Here is some of Insider's article about the Knicks and some deals Thomas might be pursuing:
Last week, upon word that Isiah Thomas had taken over as president of the Knicks, Insider's advice was simple -- burn the entire team down.
Apparently, we weren't the only ones telling Thomas the obvious. Thomas told reporters this weekend that he talked to four NBA people whom he respects, and all gave him the same advice. "They are all in agreement that the best way to do it is to blow it up," Thomas told the N.Y. Times. "Everyone I've talked to about this situation has given me the advice to start all over and get under the salary cap."
Why such a dour prediction? Because the Knicks aren't close to making the Finals with the group they have. The guys who aren't contributing anything but take up an enormous amount of cap space -- Shandon Anderson, Howard Eisley and Clarence Weatherspoon -- can't be moved. Other players, like Allan Houston and Keith Van Horn, are contributing, but they, too, take up a lot of cap space. Combined, Houston and Van Horn make a little over $29 million this year.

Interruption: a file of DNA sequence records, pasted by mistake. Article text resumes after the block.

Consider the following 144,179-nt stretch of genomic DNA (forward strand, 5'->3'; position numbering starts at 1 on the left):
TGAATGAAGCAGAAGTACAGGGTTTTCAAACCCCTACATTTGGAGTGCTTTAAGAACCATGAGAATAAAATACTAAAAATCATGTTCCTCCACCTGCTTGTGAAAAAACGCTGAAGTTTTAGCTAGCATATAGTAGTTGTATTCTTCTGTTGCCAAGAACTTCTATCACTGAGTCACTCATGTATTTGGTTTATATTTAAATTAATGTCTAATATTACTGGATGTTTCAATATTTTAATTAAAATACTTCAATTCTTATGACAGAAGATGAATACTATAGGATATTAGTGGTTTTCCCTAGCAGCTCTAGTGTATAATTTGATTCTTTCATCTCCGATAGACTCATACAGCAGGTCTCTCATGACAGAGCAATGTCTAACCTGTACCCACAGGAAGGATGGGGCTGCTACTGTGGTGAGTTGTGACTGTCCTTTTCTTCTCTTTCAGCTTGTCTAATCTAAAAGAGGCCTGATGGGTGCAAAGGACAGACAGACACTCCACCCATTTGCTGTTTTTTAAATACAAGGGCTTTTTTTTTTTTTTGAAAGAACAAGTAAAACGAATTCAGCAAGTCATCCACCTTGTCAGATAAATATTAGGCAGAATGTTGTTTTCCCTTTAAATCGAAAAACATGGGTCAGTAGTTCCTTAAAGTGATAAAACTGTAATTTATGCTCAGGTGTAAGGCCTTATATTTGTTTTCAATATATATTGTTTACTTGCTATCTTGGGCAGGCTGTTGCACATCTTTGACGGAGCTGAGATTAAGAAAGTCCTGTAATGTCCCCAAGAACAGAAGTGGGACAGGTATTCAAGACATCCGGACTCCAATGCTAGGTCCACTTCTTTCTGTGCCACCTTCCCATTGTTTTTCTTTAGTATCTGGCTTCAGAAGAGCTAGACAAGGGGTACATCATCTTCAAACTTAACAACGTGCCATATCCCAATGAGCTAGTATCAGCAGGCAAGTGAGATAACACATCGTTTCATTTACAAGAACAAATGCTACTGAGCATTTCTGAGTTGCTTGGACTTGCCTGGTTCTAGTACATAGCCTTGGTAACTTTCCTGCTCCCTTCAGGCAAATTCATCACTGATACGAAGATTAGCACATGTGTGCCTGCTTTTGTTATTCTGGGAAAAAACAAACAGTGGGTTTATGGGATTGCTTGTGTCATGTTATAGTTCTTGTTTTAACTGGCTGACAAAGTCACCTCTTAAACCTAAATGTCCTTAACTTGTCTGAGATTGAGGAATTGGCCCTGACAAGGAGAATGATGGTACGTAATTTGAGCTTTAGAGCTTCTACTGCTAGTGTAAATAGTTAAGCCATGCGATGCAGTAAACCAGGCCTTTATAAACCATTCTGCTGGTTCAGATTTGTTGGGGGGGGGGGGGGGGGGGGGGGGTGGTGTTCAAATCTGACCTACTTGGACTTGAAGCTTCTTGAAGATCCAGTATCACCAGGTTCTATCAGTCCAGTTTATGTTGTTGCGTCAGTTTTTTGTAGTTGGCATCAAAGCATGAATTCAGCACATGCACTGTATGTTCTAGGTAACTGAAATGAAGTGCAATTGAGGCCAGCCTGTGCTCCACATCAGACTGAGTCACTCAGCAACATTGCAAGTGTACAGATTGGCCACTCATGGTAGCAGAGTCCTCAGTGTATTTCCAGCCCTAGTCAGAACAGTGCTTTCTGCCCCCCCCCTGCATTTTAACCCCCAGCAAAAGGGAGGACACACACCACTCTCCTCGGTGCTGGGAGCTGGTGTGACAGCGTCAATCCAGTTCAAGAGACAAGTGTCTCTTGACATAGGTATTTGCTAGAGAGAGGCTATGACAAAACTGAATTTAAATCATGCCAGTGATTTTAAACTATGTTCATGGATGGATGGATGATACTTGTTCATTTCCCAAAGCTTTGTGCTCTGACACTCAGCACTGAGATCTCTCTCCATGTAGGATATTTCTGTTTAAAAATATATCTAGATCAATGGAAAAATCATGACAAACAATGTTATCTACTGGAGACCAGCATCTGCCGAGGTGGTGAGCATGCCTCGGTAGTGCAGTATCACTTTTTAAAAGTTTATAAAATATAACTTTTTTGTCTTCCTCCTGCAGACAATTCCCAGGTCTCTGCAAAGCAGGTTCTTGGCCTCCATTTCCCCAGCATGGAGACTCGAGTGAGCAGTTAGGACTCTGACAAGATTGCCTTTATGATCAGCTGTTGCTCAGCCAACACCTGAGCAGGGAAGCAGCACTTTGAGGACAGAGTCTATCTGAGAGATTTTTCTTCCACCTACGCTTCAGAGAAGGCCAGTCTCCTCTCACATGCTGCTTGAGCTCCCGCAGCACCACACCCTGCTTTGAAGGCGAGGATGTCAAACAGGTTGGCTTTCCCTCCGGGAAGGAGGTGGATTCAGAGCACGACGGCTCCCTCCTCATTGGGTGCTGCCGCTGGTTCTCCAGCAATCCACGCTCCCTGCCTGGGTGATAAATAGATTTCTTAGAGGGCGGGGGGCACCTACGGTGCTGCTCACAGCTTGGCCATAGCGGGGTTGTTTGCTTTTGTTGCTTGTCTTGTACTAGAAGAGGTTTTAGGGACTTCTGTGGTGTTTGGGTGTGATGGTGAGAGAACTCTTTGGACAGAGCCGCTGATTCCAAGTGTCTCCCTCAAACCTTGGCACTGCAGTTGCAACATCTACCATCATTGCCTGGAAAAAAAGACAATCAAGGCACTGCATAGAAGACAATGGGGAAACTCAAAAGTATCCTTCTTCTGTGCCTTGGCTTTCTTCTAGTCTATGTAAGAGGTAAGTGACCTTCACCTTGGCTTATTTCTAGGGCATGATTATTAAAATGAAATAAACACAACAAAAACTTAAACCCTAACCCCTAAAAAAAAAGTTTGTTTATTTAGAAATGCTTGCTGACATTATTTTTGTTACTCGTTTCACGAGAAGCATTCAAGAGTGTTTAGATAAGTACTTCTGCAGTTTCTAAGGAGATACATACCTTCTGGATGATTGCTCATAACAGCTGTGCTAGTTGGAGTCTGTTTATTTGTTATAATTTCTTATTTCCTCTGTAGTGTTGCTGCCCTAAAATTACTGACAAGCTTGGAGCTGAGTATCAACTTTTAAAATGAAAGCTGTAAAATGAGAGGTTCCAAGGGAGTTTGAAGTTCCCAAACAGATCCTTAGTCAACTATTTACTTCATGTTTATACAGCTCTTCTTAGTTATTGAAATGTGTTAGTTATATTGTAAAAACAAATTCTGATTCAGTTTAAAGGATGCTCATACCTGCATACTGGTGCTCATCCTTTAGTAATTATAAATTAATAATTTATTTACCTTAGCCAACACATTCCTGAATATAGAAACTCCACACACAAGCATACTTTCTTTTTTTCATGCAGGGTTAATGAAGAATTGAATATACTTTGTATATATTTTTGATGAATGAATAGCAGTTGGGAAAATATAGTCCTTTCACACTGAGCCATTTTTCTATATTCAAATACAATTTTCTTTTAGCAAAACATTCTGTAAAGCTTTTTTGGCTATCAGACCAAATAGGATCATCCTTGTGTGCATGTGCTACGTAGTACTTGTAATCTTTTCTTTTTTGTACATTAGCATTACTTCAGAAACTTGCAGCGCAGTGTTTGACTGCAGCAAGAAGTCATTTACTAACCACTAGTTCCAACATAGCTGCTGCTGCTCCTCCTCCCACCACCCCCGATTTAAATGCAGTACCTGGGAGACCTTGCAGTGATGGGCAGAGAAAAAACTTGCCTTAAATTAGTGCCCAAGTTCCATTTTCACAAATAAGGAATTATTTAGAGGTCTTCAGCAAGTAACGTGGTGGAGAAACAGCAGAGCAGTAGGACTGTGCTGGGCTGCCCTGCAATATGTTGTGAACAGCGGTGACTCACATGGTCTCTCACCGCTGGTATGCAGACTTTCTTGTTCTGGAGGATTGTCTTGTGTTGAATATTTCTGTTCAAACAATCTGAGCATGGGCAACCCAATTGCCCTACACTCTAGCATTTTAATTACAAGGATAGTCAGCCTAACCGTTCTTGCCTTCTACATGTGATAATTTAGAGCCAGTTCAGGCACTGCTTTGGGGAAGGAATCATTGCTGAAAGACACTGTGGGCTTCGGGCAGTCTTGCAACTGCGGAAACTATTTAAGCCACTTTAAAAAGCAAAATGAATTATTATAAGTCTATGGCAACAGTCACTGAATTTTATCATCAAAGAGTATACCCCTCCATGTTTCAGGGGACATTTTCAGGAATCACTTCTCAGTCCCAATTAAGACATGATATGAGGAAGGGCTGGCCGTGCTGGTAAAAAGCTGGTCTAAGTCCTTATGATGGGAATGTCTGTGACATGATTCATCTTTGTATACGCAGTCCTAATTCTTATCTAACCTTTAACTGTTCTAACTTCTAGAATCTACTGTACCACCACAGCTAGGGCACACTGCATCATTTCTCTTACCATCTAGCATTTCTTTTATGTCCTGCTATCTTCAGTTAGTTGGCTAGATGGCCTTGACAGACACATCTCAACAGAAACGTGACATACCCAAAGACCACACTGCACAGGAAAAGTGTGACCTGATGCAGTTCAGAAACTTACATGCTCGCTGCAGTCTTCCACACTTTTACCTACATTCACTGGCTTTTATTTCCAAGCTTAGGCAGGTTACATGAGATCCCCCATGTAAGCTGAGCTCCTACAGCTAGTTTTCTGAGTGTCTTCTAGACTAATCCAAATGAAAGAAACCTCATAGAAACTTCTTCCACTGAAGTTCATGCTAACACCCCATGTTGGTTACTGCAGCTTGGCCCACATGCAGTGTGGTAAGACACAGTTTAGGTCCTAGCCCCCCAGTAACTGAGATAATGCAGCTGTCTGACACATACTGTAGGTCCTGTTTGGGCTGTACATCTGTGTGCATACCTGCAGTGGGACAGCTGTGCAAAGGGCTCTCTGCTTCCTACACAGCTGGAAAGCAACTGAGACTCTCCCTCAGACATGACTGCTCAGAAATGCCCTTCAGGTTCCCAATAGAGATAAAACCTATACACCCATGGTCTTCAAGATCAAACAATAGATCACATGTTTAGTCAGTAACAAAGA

Thomas' only tradeable pieces at the moment are good players with short-term contracts. If he could move guys like Antonio McDyess, Kurt Thomas or Charlie Ward, he might be able to acquire young players and draft picks in return. Thomas then could start rebuilding with a couple of veterans (Houston, Van Horn) and several promising young players (Frank Williams, Michael Sweetney and Maciej Lampe) already in place.
Despite the advice, Thomas claims he won't go in that direction. At least not yet, anyway. "I'm stubborn," Thomas said. "I can't think of an organization that has been saddled with this kind of debt structure that hasn't blown it up and started it all over. I want that to be my last resort, not necessarily my first result."
Thomas already has made a few moves that appear to have paid some dividends. He convinced coach Don Chaney to let Williams take over the point guard duties. Since that decision, the Knicks are 3-0, and Williams is averaging 16.7 ppg and 5 apg on 63 percent shooting from the field.
He cut second-round pick Slavko Vranes, claiming the team doesn't have the patience to develop him. He is working on buying out Weatherspoon's contract; he activated Sweetney (to see what he has); he ripped second-round pick Lampe's work ethic (to light a fire under him, according to Lampe's agent); and he made a hard push to sign troubled forward Eddie Griffin.
Thomas isn't done.
Several NBA GMs told Insider on Monday that Thomas' primary trade bait will be McDyess.
McDyess makes a lot of money ($13.5 million), but he's in the last year of his contract, making him very attractive to a team trying to get further under the luxury tax. Thomas is looking for a younger, long, athletic center or forward in return (that pretty much counts out Zydrunas Ilgauskas for those of you still in Scott Layden mode).
The Hawks' Theo Ratliff, the Blazers' Rasheed Wallace, the Mavericks' Antawn Jamison and the Bucks' Tim Thomas are Thomas' most likely targets.